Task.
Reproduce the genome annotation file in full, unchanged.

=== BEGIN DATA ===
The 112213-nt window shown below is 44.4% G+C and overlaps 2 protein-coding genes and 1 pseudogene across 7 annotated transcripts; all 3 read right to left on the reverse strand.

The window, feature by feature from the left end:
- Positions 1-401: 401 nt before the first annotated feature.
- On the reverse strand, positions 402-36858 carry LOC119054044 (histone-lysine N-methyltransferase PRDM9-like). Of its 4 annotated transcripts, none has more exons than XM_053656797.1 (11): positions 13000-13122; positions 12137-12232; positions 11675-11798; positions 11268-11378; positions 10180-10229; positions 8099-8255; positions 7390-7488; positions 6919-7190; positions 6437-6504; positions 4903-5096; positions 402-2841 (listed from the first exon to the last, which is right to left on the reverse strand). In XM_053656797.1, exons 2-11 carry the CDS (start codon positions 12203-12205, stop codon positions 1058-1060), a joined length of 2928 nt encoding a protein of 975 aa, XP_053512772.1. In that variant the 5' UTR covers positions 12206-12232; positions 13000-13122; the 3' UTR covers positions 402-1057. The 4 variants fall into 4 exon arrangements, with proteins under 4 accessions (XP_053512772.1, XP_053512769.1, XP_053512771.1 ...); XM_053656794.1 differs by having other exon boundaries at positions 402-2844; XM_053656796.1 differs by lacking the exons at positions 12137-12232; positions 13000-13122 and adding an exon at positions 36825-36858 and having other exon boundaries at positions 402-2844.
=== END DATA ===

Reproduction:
The 112213-nt window shown below is 44.4% G+C and overlaps 2 protein-coding genes and 1 pseudogene across 7 annotated transcripts; all 3 read right to left on the reverse strand.

The window, feature by feature from the left end:
- Positions 1-401: 401 nt before the first annotated feature.
- On the reverse strand, positions 402-36858 carry LOC119054044 (histone-lysine N-methyltransferase PRDM9-like). Of its 4 annotated transcripts, none has more exons than XM_053656797.1 (11): positions 13000-13122; positions 12137-12232; positions 11675-11798; positions 11268-11378; positions 10180-10229; positions 8099-8255; positions 7390-7488; positions 6919-7190; positions 6437-6504; positions 4903-5096; positions 402-2841 (listed from the first exon to the last, which is right to left on the reverse strand). In XM_053656797.1, exons 2-11 carry the CDS (start codon positions 12203-12205, stop codon positions 1058-1060), a joined length of 2928 nt encoding a protein of 975 aa, XP_053512772.1. In that variant the 5' UTR covers positions 12206-12232; positions 13000-13122; the 3' UTR covers positions 402-1057. The 4 variants fall into 4 exon arrangements, with proteins under 4 accessions (XP_053512772.1, XP_053512769.1, XP_053512771.1 ...); XM_053656794.1 differs by having other exon boundaries at positions 402-2844; XM_053656796.1 differs by lacking the exons at positions 12137-12232; positions 13000-13122 and adding an exon at positions 36825-36858 and having other exon boundaries at positions 402-2844.